key services, essential services, council services
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Anique Bravenboer, alliance manager, Yotta, explores the ways in which councils have been adapting in order to continue to deliver essential services during the COVID-19 lockdown

In many different countries, people take a high standard of public services for granted. Tidy streets and well-kept parks and gardens are a common sight in countries all over the world. No one looks twice when walking past an empty, clean litter bin in the street.

People tend to forget the importance of, and the urgent need for, local services. Often, they see these services as a public right, something that they have become accustomed to paying for through taxes. In many countries, the streetlights, highways and local waste collection services are regarded as part of a duty of care that the local authority has towards its residents. In short, the public often just assume that council services are there today and always be.

For the first time in decades the advent of the coronavirus pandemic called the ongoing resilience and continuity of these services into question. Very few could have predicted the virulence and the reach of the global COVID-19 pandemic. At the beginning of the year, any risk projection model that predicted that large swathes of the world’s population would be in lockdown within months would have been seen as fanciful in the extreme.

The truth is councils have faced unprecedented challenges in continuing to deliver services to their communities during the coronavirus crisis. Local authorities quickly came to realise that to ensure business continuity at a time when some staff would need to be working at home and others might be ill or self-isolating, they needed to be able to efficiently manage their operational resources. That would be a key pre-requisite to ensuring network resilience and keeping services up and running during the pandemic. To keep the public on-side and engaged, however, it was important to deliver business as usual: service levels that were the same or similar to what residents were used to.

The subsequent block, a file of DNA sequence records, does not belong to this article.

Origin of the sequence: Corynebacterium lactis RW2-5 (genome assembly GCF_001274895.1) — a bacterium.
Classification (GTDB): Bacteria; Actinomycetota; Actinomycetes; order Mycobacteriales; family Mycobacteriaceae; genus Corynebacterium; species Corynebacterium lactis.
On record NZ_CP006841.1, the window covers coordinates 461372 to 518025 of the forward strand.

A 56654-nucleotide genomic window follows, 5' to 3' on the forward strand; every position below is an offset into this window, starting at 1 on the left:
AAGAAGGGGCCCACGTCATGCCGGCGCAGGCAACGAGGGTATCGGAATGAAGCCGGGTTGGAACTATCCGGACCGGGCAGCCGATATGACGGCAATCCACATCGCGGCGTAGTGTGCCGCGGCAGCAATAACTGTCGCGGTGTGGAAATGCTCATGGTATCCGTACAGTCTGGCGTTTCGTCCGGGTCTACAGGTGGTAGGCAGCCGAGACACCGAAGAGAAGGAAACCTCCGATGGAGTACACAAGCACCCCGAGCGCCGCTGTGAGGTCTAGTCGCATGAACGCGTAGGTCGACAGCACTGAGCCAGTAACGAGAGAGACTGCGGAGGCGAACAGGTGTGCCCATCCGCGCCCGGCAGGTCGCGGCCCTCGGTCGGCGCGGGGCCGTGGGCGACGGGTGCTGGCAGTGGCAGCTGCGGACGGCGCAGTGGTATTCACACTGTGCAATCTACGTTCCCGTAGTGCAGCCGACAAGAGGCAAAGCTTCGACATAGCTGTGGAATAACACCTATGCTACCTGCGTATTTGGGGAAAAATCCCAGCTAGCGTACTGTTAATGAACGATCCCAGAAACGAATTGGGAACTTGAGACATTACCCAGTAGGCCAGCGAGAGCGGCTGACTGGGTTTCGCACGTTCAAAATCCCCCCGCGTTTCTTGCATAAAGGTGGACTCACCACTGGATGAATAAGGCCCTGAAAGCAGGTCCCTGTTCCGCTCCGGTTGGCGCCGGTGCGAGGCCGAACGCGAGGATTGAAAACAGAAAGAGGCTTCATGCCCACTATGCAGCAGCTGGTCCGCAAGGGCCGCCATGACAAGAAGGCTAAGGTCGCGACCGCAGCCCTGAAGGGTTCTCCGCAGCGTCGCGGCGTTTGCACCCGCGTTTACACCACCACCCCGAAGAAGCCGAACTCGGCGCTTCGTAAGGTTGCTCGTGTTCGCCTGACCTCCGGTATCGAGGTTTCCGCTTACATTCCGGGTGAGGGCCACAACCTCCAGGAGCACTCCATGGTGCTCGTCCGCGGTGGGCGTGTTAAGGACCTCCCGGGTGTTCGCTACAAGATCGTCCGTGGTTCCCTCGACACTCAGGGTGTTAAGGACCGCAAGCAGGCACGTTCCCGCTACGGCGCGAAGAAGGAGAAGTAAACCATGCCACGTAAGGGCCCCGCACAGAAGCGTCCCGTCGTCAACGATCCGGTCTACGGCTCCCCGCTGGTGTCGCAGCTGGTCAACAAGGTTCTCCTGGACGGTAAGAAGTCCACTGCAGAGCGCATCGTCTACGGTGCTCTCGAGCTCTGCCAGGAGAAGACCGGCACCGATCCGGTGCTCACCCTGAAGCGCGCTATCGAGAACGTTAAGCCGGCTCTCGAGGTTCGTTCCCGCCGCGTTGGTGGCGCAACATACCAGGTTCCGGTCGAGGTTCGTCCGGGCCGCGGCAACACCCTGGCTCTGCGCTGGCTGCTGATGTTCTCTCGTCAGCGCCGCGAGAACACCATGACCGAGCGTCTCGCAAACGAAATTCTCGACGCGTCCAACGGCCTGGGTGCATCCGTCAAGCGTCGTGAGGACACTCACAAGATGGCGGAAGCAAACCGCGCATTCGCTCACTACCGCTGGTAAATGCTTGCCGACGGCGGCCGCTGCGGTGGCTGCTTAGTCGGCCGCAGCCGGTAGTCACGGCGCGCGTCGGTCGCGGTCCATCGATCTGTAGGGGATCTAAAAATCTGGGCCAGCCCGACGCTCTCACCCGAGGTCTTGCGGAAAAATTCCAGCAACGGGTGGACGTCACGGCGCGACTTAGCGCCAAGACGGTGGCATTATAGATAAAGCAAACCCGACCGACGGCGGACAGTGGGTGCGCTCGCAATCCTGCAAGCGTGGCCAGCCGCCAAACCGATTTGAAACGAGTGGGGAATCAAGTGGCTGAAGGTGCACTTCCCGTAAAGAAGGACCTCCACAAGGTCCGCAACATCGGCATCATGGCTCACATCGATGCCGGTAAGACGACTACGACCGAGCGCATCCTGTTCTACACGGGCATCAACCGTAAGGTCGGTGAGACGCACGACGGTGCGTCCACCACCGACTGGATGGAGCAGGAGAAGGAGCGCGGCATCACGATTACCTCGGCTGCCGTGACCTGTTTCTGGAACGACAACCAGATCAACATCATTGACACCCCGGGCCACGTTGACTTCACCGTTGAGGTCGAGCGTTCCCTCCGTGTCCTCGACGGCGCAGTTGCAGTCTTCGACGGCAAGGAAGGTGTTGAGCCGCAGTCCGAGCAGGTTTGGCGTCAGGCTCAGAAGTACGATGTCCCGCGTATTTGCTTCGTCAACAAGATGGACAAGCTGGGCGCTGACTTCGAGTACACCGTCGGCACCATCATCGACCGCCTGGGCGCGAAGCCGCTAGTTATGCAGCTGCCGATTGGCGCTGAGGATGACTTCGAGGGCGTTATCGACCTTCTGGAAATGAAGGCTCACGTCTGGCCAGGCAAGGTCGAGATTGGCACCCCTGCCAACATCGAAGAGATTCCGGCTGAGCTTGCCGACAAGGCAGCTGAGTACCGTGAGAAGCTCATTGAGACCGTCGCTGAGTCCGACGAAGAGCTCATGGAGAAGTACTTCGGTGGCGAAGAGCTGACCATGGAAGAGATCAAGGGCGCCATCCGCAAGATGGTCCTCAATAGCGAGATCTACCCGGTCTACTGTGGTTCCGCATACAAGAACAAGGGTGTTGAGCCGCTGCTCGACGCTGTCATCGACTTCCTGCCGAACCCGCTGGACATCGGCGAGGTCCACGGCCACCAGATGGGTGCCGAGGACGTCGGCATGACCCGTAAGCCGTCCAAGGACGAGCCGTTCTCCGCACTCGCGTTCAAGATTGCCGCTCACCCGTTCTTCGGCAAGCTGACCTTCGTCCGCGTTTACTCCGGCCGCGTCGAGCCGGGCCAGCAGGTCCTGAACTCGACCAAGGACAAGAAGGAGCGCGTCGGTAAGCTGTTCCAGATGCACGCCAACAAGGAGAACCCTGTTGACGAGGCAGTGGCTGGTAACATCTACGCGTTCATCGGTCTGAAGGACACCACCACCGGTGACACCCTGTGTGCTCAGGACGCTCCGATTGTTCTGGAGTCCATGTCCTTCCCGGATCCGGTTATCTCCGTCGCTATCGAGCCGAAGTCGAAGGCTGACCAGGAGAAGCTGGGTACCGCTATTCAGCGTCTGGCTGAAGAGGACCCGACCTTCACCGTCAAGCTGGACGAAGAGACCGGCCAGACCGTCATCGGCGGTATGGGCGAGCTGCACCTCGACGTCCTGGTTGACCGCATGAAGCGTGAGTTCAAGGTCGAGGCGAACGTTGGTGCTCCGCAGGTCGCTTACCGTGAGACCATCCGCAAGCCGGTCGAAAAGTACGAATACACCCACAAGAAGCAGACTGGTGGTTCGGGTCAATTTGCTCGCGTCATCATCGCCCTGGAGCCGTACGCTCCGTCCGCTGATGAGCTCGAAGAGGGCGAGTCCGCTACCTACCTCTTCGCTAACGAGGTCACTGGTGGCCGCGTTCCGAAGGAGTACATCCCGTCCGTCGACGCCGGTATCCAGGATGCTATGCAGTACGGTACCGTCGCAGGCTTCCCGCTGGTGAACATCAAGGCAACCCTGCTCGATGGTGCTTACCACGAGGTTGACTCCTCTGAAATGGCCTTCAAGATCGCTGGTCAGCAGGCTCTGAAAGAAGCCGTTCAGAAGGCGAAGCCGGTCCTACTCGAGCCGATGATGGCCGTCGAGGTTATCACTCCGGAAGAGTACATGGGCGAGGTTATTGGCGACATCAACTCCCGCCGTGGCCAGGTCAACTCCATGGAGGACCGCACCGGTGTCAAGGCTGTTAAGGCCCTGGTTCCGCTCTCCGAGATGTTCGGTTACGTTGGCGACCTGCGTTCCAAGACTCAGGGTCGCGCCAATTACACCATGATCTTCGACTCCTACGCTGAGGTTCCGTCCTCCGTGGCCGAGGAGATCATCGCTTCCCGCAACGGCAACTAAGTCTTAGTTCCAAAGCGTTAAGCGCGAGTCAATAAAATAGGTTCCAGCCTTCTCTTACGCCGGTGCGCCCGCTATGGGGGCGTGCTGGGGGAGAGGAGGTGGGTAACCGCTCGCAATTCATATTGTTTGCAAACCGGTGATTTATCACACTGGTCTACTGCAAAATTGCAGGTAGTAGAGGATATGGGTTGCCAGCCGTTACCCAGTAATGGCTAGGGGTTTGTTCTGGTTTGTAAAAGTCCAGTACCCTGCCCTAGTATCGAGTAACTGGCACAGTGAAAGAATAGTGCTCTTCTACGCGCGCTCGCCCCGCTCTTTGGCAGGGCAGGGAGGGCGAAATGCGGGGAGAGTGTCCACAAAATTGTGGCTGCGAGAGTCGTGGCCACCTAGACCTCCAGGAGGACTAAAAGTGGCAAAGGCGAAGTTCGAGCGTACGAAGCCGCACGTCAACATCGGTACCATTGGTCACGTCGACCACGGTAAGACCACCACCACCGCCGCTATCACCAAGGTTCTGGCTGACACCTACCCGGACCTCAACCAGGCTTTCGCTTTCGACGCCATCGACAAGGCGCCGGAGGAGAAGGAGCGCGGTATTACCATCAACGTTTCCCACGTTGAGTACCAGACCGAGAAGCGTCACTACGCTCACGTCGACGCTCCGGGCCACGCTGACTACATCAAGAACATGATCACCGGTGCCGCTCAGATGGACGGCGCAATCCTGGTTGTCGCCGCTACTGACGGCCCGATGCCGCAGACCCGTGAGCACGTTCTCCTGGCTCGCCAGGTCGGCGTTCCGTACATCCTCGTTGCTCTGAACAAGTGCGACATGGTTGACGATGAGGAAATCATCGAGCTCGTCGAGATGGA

This was and will continue to be a big ask. The public is often the harshest critic of local authority departments. Residents are likely to voice their strong opinion when anything in the public space fails to reach the high standards they expect.

For councils, the big question all through this crisis has been: How can levels of resilience and business continuity be guaranteed in public services during these unprecedented times and what will the approach taken bring to our society after the virus has gone?

Gauging the operational challenge

The greatest challenge to standard operational practice for councils arguably came right at the very start of lockdown. The back-office workforce was sent home to continue operations from dining rooms, studies and reception areas while operational teams remained out in the field.

In this context, every aspect of the council’s environmental, highways and infrastructure management services have come under pressure and have been challenging to deliver.

Whether it is the pressure of increased volumes of household waste, due to the need for residents to stay at home, or the impact that lockdown has had on chargeable services like bulky or garden waste collections, and on commercial collections generally, working out how these can be re-configured to continue efficiently and safely has been a major challenge.

Other environmental services have also been impacted, with the impact of lockdown seeing changing priorities for street cleansing services and a shift in immediate focus from cyclical activity that was usually driven e.g. by high footfall towards more reactive activity such as emptying dog bins and dealing with fly-tipping.

With traffic levels a small fraction of what they are in more normal times, some councils have taken advantage of the quieter roads to fill in potholes and undertake general maintenance. Activities such as disinfection, including of handrails, bins and even vehicle interiors have had a much higher priority in lockdown and will continue to do so as we come out of it in due course. Councils are likely to also prioritise understanding the location and condition of a wider range of assets across the public realm to ensure they are in the right place and the right condition.

That’s where technology and more specifically connected asset management can have a key role to play, effectively providing a system that can manage for the council’s teams. It connects to assets located in public spaces, informs operational staff what needs taking care of where and when and notifies them of every ad-hoc report made by the public.

Connected asset management helps local authorities to monitor not only the quality of inspections that take place, but also ensures that operations are on top of the weekly maintenance schedules that are in place, in all asset categories managed by the local authority or their contractors.

The quality measurements councils need to achieve can be predefined, alerts put in place to effectively automate responses to incidents and escalations and best practice health and safety procedures can be notified and taught to staff.

Ultimately, this marriage of human workforce and technology has been key in keeping hard-pressed council services up and running during the pandemic. It has been tried, tested and is working in local authorities all over the world and we expect its use to grow during the lockdown and beyond.


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